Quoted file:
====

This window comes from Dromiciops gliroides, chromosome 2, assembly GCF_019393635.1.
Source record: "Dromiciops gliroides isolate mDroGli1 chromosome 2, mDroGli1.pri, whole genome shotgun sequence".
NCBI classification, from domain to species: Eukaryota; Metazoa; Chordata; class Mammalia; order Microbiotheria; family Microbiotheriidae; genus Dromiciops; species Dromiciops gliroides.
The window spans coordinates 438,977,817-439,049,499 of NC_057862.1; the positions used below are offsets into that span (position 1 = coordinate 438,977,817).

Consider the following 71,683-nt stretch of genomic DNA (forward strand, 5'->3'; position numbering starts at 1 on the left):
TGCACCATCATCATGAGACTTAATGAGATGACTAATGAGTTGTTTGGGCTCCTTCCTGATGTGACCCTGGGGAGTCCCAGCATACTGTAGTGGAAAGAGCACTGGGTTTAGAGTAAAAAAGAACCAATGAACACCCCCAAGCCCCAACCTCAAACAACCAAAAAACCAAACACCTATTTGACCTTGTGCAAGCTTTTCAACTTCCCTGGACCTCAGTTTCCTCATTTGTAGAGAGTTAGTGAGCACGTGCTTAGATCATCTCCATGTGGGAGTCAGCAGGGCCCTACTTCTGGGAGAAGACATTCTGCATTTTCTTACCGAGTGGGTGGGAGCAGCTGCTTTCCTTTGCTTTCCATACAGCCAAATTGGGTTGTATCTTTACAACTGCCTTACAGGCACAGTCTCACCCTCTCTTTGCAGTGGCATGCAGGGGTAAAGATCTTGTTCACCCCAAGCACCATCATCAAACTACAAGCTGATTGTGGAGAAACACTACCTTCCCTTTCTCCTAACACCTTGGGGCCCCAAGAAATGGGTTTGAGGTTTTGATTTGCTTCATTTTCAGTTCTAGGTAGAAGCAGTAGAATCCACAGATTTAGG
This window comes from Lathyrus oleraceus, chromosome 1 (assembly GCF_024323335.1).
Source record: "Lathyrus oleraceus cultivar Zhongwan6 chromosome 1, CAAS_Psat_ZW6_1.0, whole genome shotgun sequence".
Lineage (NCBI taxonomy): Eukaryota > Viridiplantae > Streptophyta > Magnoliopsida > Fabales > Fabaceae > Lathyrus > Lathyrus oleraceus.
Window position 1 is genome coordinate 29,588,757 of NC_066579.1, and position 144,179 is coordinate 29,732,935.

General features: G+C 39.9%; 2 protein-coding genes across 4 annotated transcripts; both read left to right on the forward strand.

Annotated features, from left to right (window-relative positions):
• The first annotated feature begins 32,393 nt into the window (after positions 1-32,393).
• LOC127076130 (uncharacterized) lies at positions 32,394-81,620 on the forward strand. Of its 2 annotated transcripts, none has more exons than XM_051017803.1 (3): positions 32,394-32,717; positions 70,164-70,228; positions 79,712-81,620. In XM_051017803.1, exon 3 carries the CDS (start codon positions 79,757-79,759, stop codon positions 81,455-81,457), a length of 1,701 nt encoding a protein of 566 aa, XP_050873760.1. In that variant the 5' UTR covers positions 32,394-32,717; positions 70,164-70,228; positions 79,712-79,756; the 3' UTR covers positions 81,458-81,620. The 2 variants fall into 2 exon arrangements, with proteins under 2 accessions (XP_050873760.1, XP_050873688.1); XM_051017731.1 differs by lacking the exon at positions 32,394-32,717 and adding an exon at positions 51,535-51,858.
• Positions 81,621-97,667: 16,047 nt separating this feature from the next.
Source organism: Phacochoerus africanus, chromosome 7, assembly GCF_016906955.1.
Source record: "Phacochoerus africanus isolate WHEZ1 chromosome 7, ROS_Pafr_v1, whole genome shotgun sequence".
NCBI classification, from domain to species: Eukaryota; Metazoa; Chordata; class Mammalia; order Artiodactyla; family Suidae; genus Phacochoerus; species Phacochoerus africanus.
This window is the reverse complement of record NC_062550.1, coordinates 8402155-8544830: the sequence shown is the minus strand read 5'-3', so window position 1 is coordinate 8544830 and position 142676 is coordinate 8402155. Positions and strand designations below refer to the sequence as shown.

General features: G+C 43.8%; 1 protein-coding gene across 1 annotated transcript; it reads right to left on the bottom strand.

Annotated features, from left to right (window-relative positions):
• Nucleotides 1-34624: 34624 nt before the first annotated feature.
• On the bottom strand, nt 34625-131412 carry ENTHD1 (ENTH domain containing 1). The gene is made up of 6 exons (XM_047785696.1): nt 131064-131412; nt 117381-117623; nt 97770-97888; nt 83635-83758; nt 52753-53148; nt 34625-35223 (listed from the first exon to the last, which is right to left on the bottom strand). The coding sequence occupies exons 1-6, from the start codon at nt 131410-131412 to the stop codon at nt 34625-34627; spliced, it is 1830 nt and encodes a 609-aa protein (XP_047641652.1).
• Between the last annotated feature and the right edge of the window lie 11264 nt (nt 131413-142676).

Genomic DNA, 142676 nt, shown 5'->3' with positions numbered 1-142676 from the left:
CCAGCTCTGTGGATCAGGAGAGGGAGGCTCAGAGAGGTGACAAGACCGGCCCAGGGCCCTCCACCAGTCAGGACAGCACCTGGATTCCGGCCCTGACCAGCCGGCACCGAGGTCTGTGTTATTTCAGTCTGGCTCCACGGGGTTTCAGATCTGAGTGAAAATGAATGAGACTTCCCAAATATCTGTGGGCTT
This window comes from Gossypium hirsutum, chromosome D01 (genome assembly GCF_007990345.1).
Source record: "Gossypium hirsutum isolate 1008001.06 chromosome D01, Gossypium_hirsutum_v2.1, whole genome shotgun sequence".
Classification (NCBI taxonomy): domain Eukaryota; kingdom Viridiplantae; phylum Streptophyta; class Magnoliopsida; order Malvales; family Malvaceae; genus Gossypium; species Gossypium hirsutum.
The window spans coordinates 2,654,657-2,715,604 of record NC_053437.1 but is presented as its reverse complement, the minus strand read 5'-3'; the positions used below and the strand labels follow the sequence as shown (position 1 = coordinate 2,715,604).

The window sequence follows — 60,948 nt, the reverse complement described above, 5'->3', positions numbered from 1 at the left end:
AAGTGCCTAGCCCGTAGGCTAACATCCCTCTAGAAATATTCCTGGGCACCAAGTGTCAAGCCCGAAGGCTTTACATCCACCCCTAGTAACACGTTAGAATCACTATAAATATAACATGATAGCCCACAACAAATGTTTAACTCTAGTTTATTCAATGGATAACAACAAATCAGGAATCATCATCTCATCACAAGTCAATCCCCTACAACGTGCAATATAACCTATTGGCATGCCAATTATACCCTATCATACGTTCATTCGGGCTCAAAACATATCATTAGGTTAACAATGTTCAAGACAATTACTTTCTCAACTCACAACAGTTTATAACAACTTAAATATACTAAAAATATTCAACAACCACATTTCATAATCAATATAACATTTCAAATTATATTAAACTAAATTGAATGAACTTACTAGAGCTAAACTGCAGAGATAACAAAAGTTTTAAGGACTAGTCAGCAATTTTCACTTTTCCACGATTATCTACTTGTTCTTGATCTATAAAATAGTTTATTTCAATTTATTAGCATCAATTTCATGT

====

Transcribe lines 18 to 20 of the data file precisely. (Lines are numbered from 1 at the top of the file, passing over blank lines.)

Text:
NCBI classification, from domain to species: Eukaryota; Metazoa; Chordata; class Mammalia; order Artiodactyla; family Suidae; genus Phacochoerus; species Phacochoerus africanus.
This window is the reverse complement of record NC_062550.1, coordinates 8402155-8544830: the sequence shown is the minus strand read 5'-3', so window position 1 is coordinate 8544830 and position 142676 is coordinate 8402155. Positions and strand designations below refer to the sequence as shown.

General features: G+C 43.8%; 1 protein-coding gene across 1 annotated transcript; it reads right to left on the bottom strand.